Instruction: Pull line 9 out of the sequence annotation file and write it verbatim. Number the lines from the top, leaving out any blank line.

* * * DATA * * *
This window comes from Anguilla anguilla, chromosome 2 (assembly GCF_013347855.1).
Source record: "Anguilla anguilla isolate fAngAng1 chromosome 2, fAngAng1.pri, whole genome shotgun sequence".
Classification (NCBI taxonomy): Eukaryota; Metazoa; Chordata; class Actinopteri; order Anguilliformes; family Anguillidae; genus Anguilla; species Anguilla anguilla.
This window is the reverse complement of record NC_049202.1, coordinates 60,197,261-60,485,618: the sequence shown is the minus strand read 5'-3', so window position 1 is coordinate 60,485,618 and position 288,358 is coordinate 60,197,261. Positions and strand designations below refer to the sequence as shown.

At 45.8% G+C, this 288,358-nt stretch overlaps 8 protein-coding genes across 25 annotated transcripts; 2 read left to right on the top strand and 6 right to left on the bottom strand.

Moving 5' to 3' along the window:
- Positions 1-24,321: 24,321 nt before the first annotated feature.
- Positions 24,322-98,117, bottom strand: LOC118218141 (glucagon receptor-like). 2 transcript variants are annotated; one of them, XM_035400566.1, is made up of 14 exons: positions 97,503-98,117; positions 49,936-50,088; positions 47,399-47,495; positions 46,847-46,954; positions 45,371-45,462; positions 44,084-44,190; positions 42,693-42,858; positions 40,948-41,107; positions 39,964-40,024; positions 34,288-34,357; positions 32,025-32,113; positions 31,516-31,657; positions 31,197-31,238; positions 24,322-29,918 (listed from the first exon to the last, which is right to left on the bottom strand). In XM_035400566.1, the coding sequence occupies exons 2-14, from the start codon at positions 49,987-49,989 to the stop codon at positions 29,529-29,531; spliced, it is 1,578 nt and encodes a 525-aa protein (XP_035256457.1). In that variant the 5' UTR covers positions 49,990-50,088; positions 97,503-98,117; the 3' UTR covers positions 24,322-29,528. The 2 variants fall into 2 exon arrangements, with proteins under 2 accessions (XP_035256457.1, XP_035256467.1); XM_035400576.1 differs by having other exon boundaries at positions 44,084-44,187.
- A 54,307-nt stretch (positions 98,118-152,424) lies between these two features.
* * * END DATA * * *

- A 54,307-nt stretch (positions 98,118-152,424) lies between these two features.